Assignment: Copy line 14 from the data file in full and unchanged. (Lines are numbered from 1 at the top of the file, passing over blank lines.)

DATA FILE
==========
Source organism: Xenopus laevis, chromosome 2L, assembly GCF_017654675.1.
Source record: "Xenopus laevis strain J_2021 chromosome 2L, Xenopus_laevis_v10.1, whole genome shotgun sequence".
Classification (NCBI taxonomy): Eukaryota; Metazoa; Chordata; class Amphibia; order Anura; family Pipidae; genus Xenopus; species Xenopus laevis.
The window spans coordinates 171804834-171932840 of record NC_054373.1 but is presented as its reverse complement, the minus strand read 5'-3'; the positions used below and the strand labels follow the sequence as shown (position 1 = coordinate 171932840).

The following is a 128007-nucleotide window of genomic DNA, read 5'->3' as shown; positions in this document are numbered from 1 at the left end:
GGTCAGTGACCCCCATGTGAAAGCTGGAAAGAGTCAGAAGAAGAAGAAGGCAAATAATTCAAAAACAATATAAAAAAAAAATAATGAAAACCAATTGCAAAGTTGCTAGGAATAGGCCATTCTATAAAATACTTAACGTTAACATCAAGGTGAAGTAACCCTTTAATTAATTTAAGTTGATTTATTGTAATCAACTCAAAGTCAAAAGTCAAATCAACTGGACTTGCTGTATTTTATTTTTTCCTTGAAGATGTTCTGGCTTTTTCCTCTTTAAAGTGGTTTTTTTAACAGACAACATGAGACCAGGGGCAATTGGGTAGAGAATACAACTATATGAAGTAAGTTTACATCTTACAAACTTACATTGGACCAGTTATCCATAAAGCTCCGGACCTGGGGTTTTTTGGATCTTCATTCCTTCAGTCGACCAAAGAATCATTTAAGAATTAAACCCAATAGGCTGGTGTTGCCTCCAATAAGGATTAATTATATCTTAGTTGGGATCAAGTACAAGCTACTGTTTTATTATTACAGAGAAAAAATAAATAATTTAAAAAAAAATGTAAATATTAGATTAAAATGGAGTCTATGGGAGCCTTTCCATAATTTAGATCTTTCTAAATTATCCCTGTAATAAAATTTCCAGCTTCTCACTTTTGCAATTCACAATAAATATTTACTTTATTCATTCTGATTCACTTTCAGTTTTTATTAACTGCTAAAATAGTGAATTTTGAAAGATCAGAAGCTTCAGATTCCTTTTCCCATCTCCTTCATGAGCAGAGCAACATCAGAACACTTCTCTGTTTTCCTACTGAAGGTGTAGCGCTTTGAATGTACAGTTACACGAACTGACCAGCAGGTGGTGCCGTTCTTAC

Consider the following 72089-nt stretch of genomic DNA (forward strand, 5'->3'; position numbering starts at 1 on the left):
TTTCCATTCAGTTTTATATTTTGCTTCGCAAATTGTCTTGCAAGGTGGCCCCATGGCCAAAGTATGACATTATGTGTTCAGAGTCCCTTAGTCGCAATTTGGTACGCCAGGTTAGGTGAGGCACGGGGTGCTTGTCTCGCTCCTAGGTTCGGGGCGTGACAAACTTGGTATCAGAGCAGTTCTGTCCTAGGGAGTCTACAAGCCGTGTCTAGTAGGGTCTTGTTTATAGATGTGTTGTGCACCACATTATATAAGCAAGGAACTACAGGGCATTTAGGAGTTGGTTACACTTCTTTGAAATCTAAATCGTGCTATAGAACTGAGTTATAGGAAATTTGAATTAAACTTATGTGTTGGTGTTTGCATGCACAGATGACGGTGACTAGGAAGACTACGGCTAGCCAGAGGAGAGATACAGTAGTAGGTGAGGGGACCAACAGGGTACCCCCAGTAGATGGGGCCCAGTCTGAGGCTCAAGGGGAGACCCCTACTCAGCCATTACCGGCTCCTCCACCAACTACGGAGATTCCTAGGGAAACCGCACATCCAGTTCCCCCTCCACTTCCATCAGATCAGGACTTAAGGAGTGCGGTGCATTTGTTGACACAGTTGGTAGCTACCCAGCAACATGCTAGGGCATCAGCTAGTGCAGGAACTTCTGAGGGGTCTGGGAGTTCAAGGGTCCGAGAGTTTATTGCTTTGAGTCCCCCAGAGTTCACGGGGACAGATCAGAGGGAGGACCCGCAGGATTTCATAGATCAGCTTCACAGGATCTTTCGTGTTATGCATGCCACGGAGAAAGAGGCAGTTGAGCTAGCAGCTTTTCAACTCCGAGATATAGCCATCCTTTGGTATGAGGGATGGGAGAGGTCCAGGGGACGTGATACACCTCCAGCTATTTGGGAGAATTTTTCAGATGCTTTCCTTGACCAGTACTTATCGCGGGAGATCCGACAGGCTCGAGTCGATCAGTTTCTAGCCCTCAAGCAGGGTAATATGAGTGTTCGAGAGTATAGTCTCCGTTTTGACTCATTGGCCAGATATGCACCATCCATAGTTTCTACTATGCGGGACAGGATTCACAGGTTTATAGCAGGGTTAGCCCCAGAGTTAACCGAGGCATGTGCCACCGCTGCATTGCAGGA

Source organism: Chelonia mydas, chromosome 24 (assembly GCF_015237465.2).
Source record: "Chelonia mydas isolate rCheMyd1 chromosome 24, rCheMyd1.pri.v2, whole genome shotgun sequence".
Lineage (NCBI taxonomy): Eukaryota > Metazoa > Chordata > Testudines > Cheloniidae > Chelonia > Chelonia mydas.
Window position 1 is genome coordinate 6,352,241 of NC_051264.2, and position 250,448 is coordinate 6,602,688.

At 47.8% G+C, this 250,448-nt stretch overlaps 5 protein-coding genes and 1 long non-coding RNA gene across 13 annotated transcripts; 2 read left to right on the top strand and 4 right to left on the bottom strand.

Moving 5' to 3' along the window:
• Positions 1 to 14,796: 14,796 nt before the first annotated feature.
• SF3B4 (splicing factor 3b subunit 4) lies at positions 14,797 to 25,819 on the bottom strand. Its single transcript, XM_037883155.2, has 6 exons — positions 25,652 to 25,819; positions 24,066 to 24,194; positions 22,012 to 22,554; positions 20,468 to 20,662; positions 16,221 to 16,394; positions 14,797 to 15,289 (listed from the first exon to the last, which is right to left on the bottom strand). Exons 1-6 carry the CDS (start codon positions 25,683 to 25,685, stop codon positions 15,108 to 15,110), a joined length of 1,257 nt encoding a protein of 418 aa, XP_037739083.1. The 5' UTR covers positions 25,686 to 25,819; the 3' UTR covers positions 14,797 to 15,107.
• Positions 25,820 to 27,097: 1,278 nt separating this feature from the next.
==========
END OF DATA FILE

Moving 5' to 3' along the window: